Maps -- Free city maps in English are available at tourist information centers located throughout the city.

Newspapers & Magazines -- The city's newspaper, the Busan Ilbo, stopped its English coverage online, but English print versions of two Korean newspapers, the Korean Herald ( and The Korea Times (, can be found at convenience stores, street stalls, hotels, and bus, train, and subway terminals for W600. News magazines issued abroad can be found in most large hotel bookstores, but for more specialized journals or periodicals, visit the major bookstores.

Pay Phones -- There are three kinds of public telephones in Busan: phones that take only coins, those that accept calling cards, and those that accept both. Charges start at W70 for 3 minutes. Toll and international calls are charged depending on where you're calling and how long you talk. Charges are discounted by 30% on Saturdays and holidays and from 8am to 9pm on weekdays. Calling cards may be purchased at banks, telephone offices, supermarkets, or convenience stores in W3,000, W5,000, or W10,000 denominations.

Pharmacies -- Simple Western remedies like aspirin are most likely to be found in 24-hour convenience stores and the lobbies of high-end hotels. You can find pharmacies in any neighborhood, but none of them is open 24 hours. Most display a large cross symbol (usually green), but all of them have the Korean word for medicine (?) on their windows.

Police -- The emergency number for the police is tel. 112. There are 14 police stations throughout the city of Busan. The Busan Police are under the jurisdiction of the national government, since all of South Korea is under one national police organization.

Post Offices -- There are 145 post offices and 80 postal agencies in the city, so it's not difficult to find one. Just look for the red signs with white text and the flying-bird logo. They're all open 9am to 6pm weekdays, but only a handful are open 9am to 1pm Saturday.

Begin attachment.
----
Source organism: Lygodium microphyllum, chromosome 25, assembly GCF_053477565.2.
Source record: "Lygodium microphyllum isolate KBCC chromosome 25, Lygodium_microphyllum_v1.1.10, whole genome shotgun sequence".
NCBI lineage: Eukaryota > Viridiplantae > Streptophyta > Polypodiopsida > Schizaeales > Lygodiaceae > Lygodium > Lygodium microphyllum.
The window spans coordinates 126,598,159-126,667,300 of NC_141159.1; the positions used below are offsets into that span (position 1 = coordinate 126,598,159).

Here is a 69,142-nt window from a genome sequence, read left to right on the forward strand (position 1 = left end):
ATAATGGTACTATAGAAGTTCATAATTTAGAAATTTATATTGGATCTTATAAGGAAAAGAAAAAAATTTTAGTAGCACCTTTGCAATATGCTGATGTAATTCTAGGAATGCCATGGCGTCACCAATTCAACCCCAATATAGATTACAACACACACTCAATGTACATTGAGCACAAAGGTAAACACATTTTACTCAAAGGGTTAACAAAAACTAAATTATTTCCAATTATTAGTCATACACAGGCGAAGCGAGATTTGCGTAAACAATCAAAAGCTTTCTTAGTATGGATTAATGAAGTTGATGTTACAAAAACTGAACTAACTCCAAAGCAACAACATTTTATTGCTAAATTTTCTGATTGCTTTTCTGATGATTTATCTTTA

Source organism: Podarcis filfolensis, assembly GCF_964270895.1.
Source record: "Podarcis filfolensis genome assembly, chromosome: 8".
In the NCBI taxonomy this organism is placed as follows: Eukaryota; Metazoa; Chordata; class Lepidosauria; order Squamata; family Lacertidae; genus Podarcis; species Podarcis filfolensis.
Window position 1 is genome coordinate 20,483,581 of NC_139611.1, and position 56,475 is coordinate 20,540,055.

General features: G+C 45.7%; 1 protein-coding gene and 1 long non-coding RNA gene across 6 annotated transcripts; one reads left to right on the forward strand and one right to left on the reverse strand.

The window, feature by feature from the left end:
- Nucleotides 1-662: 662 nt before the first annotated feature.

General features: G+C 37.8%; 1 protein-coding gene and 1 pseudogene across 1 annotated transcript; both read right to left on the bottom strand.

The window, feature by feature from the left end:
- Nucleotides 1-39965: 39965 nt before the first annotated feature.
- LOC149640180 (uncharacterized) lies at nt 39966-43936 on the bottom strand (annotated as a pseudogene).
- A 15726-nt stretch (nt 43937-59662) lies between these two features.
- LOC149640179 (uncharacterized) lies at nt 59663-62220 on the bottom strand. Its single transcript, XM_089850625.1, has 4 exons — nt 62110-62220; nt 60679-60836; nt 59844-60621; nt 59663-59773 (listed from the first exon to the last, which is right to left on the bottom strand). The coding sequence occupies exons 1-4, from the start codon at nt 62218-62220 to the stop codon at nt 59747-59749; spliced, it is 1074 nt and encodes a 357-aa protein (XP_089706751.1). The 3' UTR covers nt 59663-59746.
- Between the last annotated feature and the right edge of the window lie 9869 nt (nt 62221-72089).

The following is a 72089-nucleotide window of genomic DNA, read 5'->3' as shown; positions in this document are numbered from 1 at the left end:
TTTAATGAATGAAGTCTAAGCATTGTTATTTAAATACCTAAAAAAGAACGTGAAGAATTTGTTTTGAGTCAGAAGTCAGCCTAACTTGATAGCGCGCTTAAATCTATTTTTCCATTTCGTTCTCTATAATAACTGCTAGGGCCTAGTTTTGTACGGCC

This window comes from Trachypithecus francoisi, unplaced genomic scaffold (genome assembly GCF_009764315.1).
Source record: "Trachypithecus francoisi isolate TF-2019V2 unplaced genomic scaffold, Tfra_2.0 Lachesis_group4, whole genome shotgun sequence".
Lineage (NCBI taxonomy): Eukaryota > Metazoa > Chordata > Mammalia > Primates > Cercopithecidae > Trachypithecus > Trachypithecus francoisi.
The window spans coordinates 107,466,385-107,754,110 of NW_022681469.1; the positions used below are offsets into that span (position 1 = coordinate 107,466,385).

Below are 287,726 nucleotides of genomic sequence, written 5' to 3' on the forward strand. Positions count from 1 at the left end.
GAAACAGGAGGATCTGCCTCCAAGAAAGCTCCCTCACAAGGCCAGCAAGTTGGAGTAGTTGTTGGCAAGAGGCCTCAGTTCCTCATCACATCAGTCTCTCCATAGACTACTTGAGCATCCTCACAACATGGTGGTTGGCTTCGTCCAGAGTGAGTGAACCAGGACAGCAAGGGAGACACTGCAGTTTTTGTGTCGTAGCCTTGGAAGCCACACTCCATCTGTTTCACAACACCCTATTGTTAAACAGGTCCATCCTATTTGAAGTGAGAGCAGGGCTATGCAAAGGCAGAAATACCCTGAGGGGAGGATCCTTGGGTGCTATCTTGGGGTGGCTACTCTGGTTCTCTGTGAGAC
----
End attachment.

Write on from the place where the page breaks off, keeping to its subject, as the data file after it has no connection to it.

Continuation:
Restrooms -- There are free public restrooms available at most subway stations, bus terminals, train stations, and some tourist attractions. However, some restrooms in South Korea do not provide toilet paper or paper towels. It is best to carry a small packet of tissues with you at all times. You can buy them at any corner store or in vending machines outside some restrooms for W500. American-style fast-food restaurants and large department stores have the best public restrooms.

Safety -- The crime rate is relatively low in all of South Korea. In larger cities like Busan, you should take the usual precautions as you would in any major city in the world. Watch out for pickpockets and purse snatchers on public transportation, and exercise caution when traveling alone at night, especially around the port areas.

Taxes -- A value-added tax (VAT) of 10% is usually added to most goods and services. Most stores and restaurants just include it in their prices. In tourist hotels, the VAT is applied to rooms, meals, and services and is included on the bill. A TAX-FREE SHOPPING sign on a store means that you can get a refund on the VAT when you buy at that store. You must get a receipt, and get a stamp from the Customs officer; be prepared to show him or her the purchased item and the receipt. You can get a refund at the Cash Refund Office at the airport. For more info call Global Refund at tel. 02/776-2170. You must leave South Korea within 3 months from the date of purchase to receive the refund.

Water -- Drinking tap water in Busan is not advised. Most restaurants will offer water from a self-service water dispenser, which is fine to drink. Otherwise, bottled water is recommended. You can buy bottles at any corner store or tourist attraction for about W500.

Weather -- Located in the temperate monsoon zone and influenced by its seaside location, Busan has four distinct seasons. The city is relatively warm year-round and positively steamy in the summer, reaching up to 90°F (32°C) with high humidity. Its average annual temperature is 57°F (14°C), with average winter temperatures around 39°F (4°C). Weather information can be found in the directory at or by dialing tel. 131.


Note: This information was accurate when it was published, but can change without notice. Please be sure to confirm all rates and details directly with the companies in question before planning your trip.